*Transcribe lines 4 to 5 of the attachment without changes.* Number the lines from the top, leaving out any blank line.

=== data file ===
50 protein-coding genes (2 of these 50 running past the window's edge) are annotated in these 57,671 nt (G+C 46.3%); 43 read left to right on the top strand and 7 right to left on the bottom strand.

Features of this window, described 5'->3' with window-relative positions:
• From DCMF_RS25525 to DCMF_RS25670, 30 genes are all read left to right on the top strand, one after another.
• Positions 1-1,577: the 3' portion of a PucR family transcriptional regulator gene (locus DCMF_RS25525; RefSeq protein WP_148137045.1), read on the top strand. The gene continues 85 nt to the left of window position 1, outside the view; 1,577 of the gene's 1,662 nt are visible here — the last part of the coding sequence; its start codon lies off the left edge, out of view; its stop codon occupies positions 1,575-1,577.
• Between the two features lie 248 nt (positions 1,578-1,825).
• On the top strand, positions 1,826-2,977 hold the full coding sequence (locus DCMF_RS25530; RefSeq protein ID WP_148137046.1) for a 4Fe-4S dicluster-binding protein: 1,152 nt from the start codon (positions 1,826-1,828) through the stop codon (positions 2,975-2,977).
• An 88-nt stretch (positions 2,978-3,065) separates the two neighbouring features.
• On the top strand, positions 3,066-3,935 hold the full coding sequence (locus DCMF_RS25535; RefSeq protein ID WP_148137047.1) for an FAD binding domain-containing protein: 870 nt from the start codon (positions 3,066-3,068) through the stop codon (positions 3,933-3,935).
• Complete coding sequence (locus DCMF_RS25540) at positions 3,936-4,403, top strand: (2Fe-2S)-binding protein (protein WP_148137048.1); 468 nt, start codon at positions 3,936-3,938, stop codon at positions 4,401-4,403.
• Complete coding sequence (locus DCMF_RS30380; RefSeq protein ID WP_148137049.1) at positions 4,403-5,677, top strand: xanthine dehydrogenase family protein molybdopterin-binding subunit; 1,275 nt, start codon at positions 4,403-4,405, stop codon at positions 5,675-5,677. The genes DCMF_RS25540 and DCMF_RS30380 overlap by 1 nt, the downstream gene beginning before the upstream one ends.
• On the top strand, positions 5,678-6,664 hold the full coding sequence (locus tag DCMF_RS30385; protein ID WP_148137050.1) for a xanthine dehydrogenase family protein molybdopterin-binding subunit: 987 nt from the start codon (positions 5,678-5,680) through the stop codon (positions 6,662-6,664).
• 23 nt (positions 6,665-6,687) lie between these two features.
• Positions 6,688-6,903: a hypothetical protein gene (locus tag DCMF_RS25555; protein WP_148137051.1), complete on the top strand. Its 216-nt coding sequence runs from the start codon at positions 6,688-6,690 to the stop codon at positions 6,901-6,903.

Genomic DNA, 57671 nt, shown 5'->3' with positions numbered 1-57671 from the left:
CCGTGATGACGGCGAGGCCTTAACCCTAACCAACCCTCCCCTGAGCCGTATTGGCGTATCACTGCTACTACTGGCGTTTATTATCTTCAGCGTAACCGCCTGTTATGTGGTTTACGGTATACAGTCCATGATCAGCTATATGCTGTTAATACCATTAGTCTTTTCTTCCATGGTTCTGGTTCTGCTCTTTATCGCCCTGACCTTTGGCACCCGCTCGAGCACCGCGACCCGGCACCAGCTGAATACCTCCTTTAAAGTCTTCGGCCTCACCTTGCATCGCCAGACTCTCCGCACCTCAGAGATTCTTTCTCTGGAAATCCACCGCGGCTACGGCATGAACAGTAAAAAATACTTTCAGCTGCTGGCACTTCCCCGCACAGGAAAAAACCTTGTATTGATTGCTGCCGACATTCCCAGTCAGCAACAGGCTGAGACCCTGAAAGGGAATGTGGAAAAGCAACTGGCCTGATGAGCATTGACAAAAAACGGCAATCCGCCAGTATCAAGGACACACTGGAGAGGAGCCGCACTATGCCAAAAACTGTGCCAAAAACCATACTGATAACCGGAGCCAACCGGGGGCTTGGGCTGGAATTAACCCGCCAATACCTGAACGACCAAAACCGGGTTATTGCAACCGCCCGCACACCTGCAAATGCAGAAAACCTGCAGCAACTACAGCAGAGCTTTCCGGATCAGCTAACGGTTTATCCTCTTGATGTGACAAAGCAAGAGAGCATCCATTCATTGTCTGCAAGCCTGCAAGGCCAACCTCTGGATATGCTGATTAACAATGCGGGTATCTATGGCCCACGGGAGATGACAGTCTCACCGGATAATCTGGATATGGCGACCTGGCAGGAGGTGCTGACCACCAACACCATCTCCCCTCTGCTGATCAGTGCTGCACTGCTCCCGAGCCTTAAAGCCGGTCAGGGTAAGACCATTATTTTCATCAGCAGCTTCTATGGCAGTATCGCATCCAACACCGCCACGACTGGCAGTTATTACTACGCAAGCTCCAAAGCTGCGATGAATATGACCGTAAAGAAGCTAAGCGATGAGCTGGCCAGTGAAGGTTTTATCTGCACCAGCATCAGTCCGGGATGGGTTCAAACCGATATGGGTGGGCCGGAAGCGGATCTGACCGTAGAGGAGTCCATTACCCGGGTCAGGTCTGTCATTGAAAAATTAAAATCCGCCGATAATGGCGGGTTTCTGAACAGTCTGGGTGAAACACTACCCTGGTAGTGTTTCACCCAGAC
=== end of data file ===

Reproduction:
• Positions 1-1,577: the 3' portion of a PucR family transcriptional regulator gene (locus DCMF_RS25525; RefSeq protein WP_148137045.1), read on the top strand. The gene continues 85 nt to the left of window position 1, outside the view; 1,577 of the gene's 1,662 nt are visible here — the last part of the coding sequence; its start codon lies off the left edge, out of view; its stop codon occupies positions 1,575-1,577.
• Between the two features lie 248 nt (positions 1,578-1,825).